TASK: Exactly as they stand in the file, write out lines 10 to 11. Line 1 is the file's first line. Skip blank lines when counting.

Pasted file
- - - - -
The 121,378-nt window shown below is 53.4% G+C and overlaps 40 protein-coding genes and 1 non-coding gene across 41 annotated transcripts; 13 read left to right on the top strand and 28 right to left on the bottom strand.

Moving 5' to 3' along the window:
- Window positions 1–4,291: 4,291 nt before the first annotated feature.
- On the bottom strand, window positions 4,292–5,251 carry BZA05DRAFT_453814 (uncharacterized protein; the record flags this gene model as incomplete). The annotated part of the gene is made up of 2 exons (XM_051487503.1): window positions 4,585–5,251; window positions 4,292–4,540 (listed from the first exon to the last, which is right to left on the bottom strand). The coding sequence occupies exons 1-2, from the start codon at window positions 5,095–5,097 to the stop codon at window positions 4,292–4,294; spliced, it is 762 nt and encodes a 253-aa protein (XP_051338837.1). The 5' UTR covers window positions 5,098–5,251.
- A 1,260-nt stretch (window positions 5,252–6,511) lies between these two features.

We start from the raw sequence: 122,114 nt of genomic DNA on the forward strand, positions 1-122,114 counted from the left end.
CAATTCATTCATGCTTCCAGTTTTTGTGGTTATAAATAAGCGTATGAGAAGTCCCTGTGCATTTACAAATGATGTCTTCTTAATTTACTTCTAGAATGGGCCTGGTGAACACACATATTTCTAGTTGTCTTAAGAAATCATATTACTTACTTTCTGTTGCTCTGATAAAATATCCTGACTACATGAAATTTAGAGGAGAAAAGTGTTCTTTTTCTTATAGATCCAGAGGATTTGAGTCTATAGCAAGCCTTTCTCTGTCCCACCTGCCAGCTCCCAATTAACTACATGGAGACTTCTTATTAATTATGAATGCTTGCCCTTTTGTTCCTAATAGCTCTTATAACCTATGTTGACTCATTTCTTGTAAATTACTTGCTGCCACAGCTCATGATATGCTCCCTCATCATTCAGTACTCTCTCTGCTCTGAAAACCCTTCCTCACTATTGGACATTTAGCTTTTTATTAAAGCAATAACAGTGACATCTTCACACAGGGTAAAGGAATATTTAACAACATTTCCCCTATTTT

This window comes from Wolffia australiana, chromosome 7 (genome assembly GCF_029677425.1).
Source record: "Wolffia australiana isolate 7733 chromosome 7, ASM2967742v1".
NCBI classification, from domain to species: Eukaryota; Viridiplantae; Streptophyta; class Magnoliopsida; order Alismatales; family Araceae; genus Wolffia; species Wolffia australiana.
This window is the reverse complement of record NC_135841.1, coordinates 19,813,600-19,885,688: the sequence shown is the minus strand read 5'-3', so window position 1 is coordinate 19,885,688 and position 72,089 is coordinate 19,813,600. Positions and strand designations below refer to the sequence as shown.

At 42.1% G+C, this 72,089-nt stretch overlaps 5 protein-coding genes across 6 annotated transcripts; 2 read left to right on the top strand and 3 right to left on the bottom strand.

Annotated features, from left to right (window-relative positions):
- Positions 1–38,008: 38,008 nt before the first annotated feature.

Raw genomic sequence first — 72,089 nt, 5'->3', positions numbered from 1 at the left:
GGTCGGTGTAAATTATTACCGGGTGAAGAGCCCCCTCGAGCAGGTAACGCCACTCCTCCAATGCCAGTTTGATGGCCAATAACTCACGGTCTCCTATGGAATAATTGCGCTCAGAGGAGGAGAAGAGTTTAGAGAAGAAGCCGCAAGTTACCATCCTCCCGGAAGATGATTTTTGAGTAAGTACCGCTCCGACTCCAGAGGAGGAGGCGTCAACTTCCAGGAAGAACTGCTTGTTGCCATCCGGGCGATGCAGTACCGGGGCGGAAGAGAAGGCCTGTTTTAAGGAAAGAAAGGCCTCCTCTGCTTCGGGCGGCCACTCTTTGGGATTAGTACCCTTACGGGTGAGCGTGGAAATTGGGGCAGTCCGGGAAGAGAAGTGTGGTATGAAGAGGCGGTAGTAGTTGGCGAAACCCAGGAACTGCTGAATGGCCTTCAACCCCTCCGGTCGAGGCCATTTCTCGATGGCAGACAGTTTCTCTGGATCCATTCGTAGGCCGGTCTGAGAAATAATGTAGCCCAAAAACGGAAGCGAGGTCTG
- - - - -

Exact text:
NCBI classification, from domain to species: Eukaryota; Viridiplantae; Streptophyta; class Magnoliopsida; order Alismatales; family Araceae; genus Wolffia; species Wolffia australiana.
This window is the reverse complement of record NC_135841.1, coordinates 19,813,600-19,885,688: the sequence shown is the minus strand read 5'-3', so window position 1 is coordinate 19,885,688 and position 72,089 is coordinate 19,813,600. Positions and strand designations below refer to the sequence as shown.